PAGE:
Washington’s ultimatum on INF treaty heightens threat of nuclear war

US Secretary of State Mike Pompeo issued a blunt ultimatum to Moscow Tuesday, vowing that the US will unilaterally abrogate the Intermediate-Range Nuclear Forces (INF) Treaty, one of the last remaining arms control agreements from the Cold War, within 60 days unless Russia submits to what Washington defines as compliance with the pact. The move represents a major escalation of the threat of global nuclear war.

The 60-day period was a concession of sorts to the European powers and in particular Germany, whose Chancellor Angela Merkel pressed US President Donald Trump at the recent G20 summit in Buenos Aires not to follow through with plans to summarily upend the INF Treaty.

Signed in 1987 by the US and the former Soviet Union, the accord banned both nuclear and nonnuclear land-based missiles with ranges of 500 to 5,500 kilometers (about 310 to 3,400 miles).

Accepted by Moscow under the leadership of Mikhail Gorbachev, the last Soviet president, who was embarked upon a program of capitalist restoration, the treaty represented a strategic concession to the United States, which far outstripped the Soviet Union in airborne and sea-launched missiles.

A secret memo drafted by Trump’s National Security Adviser John Bolton and obtained by the Washington Post instructed the US secretary of state to “make all necessary arrangements” to withdraw from the treaty “no later than December 4, 2018,” and the US defense secretary to “develop and deploy ground-launched missiles at the earliest possible date.”

While Washington succeeded in pressuring NATO into supporting its ultimatum to Russia, there is deep disquiet in Europe over the scrapping of the agreement, which poses the return of US short and medium-range missiles to the continent and the redoubled threat that it will become a principal battlefield in any nuclear exchange between the US and Russia. The deployment of US Pershing II missiles in Germany in the 1980s triggered mass popular protests against the threat of war.

According to the Washington Post, Merkel and other European officials told Trump that an immediate withdrawal from the treaty would “not give them enough time to explain the policy change to domestic audiences.”

“European leaders fear that their voters could be sympathetic to a Kremlin argument that the United States is tearing up one international agreement after another, after Trump’s decision to leave the Paris climate agreement and the Iran nuclear deal,” the Post reported.

In other words, European leaders fear that their populations will see the move for what it is, a ratcheting up of US imperialist aggression, and popular antiwar sentiment will become fused with already escalating class tensions like the ones that have played out in clashes across France in recent weeks.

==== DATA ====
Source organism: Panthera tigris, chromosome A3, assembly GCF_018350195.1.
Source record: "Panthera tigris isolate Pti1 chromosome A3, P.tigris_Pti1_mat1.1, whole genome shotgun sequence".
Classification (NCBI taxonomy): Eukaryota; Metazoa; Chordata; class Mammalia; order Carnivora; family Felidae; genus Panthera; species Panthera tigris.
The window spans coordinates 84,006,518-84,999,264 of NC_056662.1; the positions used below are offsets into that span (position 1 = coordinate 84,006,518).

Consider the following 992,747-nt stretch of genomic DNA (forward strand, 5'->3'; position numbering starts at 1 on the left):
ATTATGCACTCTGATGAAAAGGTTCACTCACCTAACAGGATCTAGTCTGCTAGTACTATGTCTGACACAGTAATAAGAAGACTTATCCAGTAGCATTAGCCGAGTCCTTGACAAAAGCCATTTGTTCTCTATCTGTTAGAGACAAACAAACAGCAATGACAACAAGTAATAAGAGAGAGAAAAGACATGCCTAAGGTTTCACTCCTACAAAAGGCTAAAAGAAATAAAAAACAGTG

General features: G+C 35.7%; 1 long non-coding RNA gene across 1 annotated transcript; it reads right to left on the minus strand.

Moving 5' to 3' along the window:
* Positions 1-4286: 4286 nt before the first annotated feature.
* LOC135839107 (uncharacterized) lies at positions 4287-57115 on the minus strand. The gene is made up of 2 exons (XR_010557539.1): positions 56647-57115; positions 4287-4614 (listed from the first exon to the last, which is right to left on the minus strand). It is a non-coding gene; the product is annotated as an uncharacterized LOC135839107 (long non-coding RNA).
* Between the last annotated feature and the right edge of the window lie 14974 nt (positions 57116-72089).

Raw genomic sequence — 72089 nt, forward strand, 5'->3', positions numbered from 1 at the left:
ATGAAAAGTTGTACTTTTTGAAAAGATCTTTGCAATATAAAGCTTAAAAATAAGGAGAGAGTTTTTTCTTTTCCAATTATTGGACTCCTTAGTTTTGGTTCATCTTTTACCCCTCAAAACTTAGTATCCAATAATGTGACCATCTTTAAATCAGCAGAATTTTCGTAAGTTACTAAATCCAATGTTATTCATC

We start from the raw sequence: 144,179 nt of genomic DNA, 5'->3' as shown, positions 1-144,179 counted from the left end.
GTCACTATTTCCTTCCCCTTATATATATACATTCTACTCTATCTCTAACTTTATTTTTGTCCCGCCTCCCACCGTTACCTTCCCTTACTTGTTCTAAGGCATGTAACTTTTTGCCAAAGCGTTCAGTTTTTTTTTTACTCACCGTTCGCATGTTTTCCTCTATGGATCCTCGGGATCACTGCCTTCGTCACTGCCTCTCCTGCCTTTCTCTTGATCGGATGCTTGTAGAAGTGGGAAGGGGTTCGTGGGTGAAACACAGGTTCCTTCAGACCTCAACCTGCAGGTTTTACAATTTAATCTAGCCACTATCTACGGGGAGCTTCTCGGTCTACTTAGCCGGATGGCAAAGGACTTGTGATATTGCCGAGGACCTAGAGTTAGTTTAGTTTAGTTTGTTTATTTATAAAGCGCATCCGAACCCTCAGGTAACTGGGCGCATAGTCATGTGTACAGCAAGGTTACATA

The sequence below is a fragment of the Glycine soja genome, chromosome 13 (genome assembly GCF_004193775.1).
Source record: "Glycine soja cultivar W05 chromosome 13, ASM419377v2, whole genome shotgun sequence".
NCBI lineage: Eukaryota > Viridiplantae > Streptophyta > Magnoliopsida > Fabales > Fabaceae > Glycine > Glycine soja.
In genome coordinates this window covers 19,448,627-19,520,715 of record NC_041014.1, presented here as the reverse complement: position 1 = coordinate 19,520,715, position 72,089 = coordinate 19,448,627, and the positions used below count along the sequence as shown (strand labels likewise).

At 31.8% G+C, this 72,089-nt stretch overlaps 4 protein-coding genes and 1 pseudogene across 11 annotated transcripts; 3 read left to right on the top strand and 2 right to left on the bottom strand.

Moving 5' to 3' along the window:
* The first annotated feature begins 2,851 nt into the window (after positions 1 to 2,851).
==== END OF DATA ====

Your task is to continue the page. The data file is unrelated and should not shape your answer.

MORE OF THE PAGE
NATO Secretary General Jens Stoltenberg, a reliable stooge of US interests, nonetheless responded to the development by stating, “I regret that we now most likely will see the end of the INF Treaty. We really felt that the world was moving forward when the Soviet Union and the United States in 1987 agreed.”

The 60-day countdown to the US formal repudiation of the treaty is supposed to provide time for Russia to cease its alleged violations of the pact. There is no indication, however, that Moscow can do anything to satisfy Washington's demands—Russia insists that it is already in compliance. For that matter, it is clear that the Trump administration has no desire to reach an agreement that would keep the agreement in place.

In announcing the US decision to a two-day meeting of NATO foreign ministers, Secretary of State Pompeo made it clear that Washington’s scrapping of the accord is aimed not at punishing some alleged Russian transgression, but rather at bolstering US strategic advantage in any future war with both Russia and China.

“There is no reason the United States should continue to cede this crucial military advantage to revisionist powers like China,” Pompeo said.

China, which was not a party to the bilateral 1987 treaty, has developed its own land-based short- and medium-range missiles to counter US attempts to militarily encircle the country in its “Pivot to Asia,” which has included a massive redeployment of US armed forces to the Pacific and East Asia.

Russia has repeatedly denied that its missile systems are in violation of the INF Treaty. It has countercharged that US Aegis missile defense systems deployed in Romania and Poland constitute a violation because they are easily adaptable for the launching of offensive cruise missiles.